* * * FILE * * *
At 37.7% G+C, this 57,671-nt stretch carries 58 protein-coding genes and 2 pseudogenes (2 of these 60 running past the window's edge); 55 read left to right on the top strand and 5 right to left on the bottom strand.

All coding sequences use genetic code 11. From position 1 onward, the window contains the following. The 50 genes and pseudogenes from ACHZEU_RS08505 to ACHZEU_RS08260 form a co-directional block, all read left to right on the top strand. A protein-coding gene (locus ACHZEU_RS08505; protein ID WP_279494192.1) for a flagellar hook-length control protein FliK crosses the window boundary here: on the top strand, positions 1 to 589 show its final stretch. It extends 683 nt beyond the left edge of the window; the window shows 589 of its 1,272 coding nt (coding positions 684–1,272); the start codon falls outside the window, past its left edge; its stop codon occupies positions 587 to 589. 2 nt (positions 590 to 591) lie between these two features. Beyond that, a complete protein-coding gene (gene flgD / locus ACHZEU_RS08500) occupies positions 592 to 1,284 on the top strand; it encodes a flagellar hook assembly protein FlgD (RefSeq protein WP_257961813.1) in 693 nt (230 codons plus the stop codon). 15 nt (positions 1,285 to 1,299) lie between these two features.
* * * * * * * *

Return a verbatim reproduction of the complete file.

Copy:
At 37.7% G+C, this 57,671-nt stretch carries 58 protein-coding genes and 2 pseudogenes (2 of these 60 running past the window's edge); 55 read left to right on the top strand and 5 right to left on the bottom strand.

All coding sequences use genetic code 11. From position 1 onward, the window contains the following. The 50 genes and pseudogenes from ACHZEU_RS08505 to ACHZEU_RS08260 form a co-directional block, all read left to right on the top strand. A protein-coding gene (locus ACHZEU_RS08505; protein ID WP_279494192.1) for a flagellar hook-length control protein FliK crosses the window boundary here: on the top strand, positions 1 to 589 show its final stretch. It extends 683 nt beyond the left edge of the window; the window shows 589 of its 1,272 coding nt (coding positions 684–1,272); the start codon falls outside the window, past its left edge; its stop codon occupies positions 587 to 589. 2 nt (positions 590 to 591) lie between these two features. Beyond that, a complete protein-coding gene (gene flgD / locus ACHZEU_RS08500) occupies positions 592 to 1,284 on the top strand; it encodes a flagellar hook assembly protein FlgD (RefSeq protein WP_257961813.1) in 693 nt (230 codons plus the stop codon). 15 nt (positions 1,285 to 1,299) lie between these two features.